When there is nowhere else to go

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There are times in life when it becomes obvious not only that the God who has revealed Himself in Christ is true, but that there is nowhere else to go. One such moment occurred for the apostles when many people who had been disciples of Jesus left Him because of His hard sayings (see John 6:60-66). Jesus then challenged the Twelve: ‘Do you want to go away as well?’ (John 6:66) Here they were, looking at the backs of the people who were their erstwhile friends and who were now leaving. They must have been asking themselves: ‘Did we get this right?’

 

Something like this will happen in our lives. Perhaps nothing in particular might have occurred, but we may be overwhelmed with a sense of what the book of Ecclesiastes says, that without God everything is full of vanity or futility or meaninglessness. Someone’s death can raise the issue: ‘What is it all about?’ Or perhaps we face hostility or intimidation, and we are tempted to think that Christianity is on the losing side. In one of his periodic rants, Richard Dawkins declared: ‘Faith is the great cop-out, the great excuse to evade the need to think and evaluate evidence. Faith is belief in spite of, perhaps because of, lack of evidence. The worst thing is that the rest of us are supposed to respect it, to treat it with kid gloves.’ There are a number of assumptions in that little piece, namely that Christians are not scientists and scientists are not Christians; that Christians cannot think; and that Christians think that they need to be pampered. Dawkins is not really arguing a case so much as engaging in bluster.

Jesus pushes the question of where we stand on each one of us. Elijah pressed the Israelites of the ninth century B.C. with a similar kind of question: ‘How long will you go limping between two different opinions?’ (1 Kings 18:21) If we are into counting heads before announcing our principles or advertising our policies, we would have gone with the prophets of Baal. During World War II, Stalin is supposed to have asked: ‘How many battalions has the pope?’ That is how so many conduct their lives. Christianity is the ultimate success story, but it always looks like a perennial defeat.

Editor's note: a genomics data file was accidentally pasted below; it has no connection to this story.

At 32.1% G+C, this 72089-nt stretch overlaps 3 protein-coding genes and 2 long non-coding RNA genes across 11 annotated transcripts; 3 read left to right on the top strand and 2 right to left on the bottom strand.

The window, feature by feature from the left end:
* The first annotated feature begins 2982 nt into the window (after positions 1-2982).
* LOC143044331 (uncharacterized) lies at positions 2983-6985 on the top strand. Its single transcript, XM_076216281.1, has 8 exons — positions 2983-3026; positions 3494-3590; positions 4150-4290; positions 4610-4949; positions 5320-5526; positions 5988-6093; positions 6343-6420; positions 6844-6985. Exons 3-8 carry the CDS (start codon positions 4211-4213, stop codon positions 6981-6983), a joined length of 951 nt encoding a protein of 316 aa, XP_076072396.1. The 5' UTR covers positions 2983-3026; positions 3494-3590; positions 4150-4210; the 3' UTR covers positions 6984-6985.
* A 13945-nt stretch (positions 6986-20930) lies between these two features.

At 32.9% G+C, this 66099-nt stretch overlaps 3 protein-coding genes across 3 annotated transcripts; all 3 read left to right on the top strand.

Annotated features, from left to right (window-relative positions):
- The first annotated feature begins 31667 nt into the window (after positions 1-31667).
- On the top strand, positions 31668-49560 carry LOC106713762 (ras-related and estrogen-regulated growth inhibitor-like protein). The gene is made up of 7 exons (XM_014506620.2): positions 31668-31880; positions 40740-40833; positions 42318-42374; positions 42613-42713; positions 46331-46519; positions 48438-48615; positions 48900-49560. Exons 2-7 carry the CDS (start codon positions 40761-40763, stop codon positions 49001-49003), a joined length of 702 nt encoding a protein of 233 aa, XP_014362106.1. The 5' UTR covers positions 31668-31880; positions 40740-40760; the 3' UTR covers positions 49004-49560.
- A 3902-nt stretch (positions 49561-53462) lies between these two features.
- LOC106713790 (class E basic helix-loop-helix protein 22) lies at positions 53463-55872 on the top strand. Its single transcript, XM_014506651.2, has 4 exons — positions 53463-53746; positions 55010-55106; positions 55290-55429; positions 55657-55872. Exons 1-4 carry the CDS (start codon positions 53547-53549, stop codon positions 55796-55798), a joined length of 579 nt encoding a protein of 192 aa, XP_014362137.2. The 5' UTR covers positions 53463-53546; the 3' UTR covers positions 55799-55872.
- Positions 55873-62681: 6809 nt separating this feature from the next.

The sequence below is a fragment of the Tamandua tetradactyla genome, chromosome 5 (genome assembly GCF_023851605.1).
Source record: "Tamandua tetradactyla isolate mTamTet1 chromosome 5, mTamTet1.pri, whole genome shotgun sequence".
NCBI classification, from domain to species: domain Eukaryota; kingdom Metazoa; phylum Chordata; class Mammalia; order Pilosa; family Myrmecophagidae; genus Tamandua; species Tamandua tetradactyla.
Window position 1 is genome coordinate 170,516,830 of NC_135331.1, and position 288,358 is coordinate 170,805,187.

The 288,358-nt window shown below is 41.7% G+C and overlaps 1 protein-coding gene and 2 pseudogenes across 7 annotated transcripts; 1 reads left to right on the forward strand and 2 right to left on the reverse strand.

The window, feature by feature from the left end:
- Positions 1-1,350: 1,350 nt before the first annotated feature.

Peter faces up to Jesus’ question, and answers superbly: ‘Lord, to whom shall we go? You have the words of eternal life, and we have believed and have come to know, that You are the Holy One of God’ (6:68-69). Here Peter speaks for himself and for all the apostles. He realises that there is no one else to turn to. Every human being on the planet has to deal with the problem of sin, and then the knowledge that death will come to each one of us, and that God is our judge, the one who will determine our destiny forever and ever. Turn from Christ, and where do you go to? To the New Age philosophy of thinking that you have all the divine potential within you? To Islam, and a pilgrimage to Mecca to be cleansed? To the postmodern philosophy of deconstruction where the text means anything you want it to mean? To parliament to get it to pass wonderful laws? Or to sit tight and hope for the best? Is there anywhere else to go besides Christ? Sin, death, and judgment hang over us all. Who can deal with our sin except Christ, our death except Christ, and who can save us from God’s judgment except Christ?

Peter realises that Christ alone has the words of eternal life. Movies, magazines, gurus – we get tired of them all – but we can read the Gospels over and over, and find our souls refreshed each time. Christ speaks truth, He speaks with authority, He speaks graciously, He speaks as one who knows all things, including the holy depths of God and the sinful depths of the human heart. The book of Isaiah uses the expression ‘the holy One of Israel’ about 25 times, and here in John 6 Peter realises that Christ shares the name of God. Hence he cannot possibly go away; there is nowhere else to go.

C.S. Lewis confessed: ‘I believe in Christianity as I believe that the sun has risen, not only because I see it, but because by it I see everything else.’ With Christ, everything makes sense in this life, so far as we can understand this life. Without Him, it is all evasion and pretence. The Puritan, Samuel Annesley, proclaimed: ‘By faith we live upon God; by obedience we live to God; but by love we live in God!’ It is Christ who reveals all that to us. He is more than sufficient for each of us.


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